Red Sox: J.D. Martinez hits the ball harder than Aaron Judge

BOSTON, MA - June 5: J.D. Martinez #28 of the Boston Red Sox crosses home plate after hitting a two run home run against the Detroit Tigers during the first inning at Fenway Park on June 5, 2018 in Boston, Massachusetts. (Photo by Maddie Meyer/Getty Images)
BOSTON, MA - June 5: J.D. Martinez #28 of the Boston Red Sox crosses home plate after hitting a two run home run against the Detroit Tigers during the first inning at Fenway Park on June 5, 2018 in Boston, Massachusetts. (Photo by Maddie Meyer/Getty Images) /

J.D. Martinez hits missiles for the Red Sox but how does he rank among MLB’s hardest hitters? We break down the metrics and make his case for Hard Hit King.

When the Boston Red Sox added J.D Martinez over the winter, Yankees fans said “So what? We’ve got Aaron Judge and Giancarlo Stanton!” And that’s true. But so far, through the 2018 season, no one has hit the ball harder than Martinez.

Yeah, I know what you’re saying, Yankees fans. Judge has a higher average exit velocity at 95.8 MPH. But Martinez is just 0.7 MPH back from that rate, and he’s got a whole lot more on his side.

To begin with, we can look at hard-hit percentages. Both Baseball Savant and Fangraphs display it on their player pages. And in both cases, the Red Sox slugger has a significant lead on his Yankees counterpart. From Fangraphs, he enjoys a 52.8% to 44.8% lead. And at Baseball Savant, it’s 59.3% to 56.6%.

Why the disparity? Each site has their own criteria for what they consider a hard hit ball and access to different sets of data. As Statcast is proprietary data owned by MLB, I’d argue that that Baseball Savant has the more accurate measure. But either way, Martinez comes out ahead.

It’s all about frequency.

This is because Martinez hits the ball at high exit velocities more consistently than Judge. The measurement of balls hit 95 MPH or higher has Martinez leading the majors at 105. He is tied with Matt Olsen for the lead in percentage at 59%. Now, hitting the ball in the air and getting good results is about more than hitting it hard. But if you are hitting the ball that hard, good things are likely to happen. Judge ranks 30th in the number of balls hit at that mark or higher at 81. He is 4th in percentage at 56.6.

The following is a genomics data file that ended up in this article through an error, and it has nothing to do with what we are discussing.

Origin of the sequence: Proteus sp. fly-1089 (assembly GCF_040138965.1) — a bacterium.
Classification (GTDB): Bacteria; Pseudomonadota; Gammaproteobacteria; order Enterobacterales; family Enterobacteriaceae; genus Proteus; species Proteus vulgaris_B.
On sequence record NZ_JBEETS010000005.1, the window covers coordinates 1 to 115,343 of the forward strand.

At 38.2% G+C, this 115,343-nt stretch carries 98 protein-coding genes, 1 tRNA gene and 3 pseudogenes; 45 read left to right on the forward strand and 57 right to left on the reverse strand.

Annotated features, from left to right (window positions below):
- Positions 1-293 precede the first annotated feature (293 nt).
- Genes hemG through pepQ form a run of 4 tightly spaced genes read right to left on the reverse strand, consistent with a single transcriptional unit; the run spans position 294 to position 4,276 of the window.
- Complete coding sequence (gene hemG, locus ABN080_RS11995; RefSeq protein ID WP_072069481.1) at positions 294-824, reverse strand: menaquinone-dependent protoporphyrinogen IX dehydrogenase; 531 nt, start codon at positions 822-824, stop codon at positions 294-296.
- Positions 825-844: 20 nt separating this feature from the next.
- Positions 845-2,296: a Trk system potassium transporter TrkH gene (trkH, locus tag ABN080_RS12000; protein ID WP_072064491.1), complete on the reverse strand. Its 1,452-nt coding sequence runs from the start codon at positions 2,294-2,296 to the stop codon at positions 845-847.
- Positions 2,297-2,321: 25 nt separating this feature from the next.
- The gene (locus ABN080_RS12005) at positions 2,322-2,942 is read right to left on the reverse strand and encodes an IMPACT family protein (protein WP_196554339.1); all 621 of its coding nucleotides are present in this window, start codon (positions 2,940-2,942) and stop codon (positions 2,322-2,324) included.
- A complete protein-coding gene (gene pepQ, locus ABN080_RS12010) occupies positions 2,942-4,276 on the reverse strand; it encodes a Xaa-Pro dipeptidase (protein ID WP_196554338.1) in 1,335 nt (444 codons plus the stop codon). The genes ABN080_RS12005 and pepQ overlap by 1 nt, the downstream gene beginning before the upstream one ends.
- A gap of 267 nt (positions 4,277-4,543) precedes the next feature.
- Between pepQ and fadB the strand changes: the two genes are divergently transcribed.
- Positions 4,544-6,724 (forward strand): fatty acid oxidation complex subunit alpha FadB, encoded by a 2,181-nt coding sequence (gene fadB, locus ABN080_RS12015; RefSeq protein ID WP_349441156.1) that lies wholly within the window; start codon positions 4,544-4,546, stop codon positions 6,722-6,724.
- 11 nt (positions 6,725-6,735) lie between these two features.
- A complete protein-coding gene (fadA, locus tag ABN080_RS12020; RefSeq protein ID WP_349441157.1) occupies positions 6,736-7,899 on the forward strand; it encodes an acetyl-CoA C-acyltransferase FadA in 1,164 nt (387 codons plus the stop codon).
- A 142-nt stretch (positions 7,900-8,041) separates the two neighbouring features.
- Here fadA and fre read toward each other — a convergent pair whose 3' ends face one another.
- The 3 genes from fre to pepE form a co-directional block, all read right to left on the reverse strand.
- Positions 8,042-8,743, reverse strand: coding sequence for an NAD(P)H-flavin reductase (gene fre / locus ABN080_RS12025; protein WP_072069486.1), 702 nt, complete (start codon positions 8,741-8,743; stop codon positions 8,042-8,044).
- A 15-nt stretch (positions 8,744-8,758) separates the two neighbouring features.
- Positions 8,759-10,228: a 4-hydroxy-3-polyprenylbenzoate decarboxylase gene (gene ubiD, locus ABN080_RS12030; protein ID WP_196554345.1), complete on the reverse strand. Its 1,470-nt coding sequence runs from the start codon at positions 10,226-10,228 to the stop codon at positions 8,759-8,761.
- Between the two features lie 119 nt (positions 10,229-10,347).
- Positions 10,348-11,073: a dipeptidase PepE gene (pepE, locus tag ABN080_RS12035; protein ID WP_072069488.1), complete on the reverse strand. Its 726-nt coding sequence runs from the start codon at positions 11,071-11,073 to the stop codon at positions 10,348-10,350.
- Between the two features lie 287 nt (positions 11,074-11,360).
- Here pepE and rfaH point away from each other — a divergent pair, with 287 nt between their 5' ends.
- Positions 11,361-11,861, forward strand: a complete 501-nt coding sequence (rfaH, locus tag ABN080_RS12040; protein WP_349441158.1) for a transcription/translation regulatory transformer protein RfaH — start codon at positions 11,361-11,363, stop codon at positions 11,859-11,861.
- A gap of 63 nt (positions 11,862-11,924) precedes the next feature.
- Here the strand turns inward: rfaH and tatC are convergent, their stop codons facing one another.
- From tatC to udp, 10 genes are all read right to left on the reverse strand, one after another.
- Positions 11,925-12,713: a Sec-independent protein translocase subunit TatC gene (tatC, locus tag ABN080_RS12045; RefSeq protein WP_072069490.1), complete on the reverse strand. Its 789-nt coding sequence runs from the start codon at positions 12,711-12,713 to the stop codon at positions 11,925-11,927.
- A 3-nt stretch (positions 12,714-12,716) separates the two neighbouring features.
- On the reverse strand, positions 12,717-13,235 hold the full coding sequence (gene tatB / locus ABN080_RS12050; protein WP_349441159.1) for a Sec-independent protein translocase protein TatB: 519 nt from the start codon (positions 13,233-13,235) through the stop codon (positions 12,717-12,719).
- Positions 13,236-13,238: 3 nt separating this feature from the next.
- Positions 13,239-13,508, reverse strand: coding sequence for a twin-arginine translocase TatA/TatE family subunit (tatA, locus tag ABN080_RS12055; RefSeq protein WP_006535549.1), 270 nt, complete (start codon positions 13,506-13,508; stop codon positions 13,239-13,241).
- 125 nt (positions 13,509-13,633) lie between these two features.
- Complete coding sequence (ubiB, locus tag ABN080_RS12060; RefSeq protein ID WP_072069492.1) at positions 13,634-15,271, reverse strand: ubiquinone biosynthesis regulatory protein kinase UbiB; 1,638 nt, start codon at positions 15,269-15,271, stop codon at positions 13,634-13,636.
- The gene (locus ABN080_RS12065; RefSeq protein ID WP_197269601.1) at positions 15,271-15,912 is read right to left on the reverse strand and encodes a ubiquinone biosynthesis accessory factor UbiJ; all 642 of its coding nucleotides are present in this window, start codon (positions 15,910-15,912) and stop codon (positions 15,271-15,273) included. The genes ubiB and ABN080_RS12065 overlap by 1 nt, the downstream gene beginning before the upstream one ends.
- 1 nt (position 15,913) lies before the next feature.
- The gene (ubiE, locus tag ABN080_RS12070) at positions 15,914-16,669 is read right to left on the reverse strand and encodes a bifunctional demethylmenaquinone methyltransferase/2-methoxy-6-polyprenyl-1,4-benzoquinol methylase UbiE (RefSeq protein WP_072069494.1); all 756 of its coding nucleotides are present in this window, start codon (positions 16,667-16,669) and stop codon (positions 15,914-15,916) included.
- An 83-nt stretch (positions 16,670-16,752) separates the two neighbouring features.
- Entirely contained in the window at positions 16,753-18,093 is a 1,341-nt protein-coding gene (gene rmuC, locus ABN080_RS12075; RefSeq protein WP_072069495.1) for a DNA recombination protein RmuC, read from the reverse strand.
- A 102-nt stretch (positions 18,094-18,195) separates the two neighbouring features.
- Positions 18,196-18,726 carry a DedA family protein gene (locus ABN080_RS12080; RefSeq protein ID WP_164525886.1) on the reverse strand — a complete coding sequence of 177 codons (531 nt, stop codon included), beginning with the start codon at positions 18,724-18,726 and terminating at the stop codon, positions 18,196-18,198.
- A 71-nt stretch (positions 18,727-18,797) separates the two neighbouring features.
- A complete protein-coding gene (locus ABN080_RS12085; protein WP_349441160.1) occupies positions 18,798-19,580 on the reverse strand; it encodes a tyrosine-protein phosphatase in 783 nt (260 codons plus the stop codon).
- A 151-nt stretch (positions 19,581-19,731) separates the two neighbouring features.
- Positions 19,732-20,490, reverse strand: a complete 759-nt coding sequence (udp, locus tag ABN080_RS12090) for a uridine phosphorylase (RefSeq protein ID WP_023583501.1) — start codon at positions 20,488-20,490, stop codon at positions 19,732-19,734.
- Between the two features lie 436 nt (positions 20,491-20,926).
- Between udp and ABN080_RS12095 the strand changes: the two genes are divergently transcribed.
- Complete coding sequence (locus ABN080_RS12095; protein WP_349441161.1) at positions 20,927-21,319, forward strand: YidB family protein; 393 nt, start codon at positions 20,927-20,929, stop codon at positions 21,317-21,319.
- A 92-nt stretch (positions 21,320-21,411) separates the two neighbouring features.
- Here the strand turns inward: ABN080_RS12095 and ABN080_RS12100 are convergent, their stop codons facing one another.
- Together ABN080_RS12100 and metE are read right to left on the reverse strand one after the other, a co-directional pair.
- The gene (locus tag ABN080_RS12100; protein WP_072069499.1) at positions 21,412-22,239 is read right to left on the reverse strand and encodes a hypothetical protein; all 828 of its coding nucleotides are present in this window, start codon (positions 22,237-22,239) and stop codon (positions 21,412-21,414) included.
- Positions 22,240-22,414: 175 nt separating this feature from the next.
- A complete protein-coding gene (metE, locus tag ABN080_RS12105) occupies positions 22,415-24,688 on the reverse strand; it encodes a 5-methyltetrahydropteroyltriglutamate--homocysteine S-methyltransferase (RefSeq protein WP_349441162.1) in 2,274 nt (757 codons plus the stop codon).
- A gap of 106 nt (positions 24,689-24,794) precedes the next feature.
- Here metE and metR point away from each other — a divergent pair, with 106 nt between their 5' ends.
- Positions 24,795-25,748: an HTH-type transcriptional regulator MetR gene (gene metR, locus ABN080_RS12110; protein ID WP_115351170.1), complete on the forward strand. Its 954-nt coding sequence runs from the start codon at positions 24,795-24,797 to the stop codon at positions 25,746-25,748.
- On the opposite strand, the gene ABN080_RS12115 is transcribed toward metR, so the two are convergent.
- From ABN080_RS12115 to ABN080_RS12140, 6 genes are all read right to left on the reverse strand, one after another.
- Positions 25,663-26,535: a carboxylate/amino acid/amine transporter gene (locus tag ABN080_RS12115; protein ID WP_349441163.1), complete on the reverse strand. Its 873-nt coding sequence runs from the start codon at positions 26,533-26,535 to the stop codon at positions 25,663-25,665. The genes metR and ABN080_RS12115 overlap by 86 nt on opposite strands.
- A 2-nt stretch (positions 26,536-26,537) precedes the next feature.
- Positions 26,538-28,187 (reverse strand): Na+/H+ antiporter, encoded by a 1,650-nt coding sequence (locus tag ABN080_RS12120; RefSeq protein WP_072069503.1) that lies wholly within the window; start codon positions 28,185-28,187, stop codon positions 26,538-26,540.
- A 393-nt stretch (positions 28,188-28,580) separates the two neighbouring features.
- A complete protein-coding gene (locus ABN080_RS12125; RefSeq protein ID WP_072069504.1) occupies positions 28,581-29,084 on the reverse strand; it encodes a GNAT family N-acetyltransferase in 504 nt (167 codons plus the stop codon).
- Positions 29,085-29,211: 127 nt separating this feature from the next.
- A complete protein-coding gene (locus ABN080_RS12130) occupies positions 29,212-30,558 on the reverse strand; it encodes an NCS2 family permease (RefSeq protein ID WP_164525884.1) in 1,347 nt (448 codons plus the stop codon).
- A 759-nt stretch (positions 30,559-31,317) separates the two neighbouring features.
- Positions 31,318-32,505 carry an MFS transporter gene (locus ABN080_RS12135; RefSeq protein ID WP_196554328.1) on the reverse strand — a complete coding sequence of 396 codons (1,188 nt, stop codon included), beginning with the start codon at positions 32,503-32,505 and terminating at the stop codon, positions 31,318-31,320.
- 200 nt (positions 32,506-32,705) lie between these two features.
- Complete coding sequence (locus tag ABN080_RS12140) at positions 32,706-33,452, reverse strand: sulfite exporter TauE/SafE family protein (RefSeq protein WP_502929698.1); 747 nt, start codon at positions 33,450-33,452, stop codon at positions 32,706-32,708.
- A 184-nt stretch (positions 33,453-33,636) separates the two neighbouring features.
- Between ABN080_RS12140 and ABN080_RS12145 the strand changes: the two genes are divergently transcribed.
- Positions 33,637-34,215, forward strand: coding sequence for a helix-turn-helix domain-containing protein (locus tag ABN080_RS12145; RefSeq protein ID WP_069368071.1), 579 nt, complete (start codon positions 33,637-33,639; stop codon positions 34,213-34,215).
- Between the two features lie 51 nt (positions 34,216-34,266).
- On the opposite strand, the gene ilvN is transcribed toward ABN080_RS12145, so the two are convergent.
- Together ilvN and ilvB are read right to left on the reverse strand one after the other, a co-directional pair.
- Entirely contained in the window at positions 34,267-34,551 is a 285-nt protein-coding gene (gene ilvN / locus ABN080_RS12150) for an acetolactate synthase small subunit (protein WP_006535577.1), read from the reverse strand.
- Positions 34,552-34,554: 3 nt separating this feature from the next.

The reason why Judge has a higher average exit velocity comes down to one factor. When he gets ahold of one, and I mean really gets ahold of it, no one hits the ball harder. His max exit velocity this year is 119.9 MPH. That’s absurd. And it ranks 1st in baseball. Martinez ranks 57th at 112.8 MPH. Judge possesses an ability to hit at such elite exit velocities that he’s almost unparalleled. In fact, only Stanton is in his company there. Other sluggers like Joey Gallo and Mike Trout might touch that range once or twice a season. Judge and Stanton do it at least a handful of times per campaign.

I want productive power, not a carnival trick.

The difference between Martinez and Judge mostly comes down to soft contact. Both have a 39.9% medium contact rate at So the entire difference in their hard contact rates there comes down to soft contact. Martinez sits at just 7.3% on the season. That’s the best in baseball. He’s also 2nd in hard-hit percentage there. Judge ranks 49th and 23rd respectively.

So yeah, if we’re just talking about who can get to the highest exit velocity on any individual swing, it’s Judge. But I’ll take the guy who gets into the 95-110 MPH range more often, all things considered. Of course, if you are looking for a reason to hope Judge closes the gap by the end of the season, there’s evidence he will. Martinez’s rate is out of whack with his last two seasons. He posted hard hit percentages of 48.7, 46.9 and 48.7 the last three years. Judge is right in line with his 2017 production this year.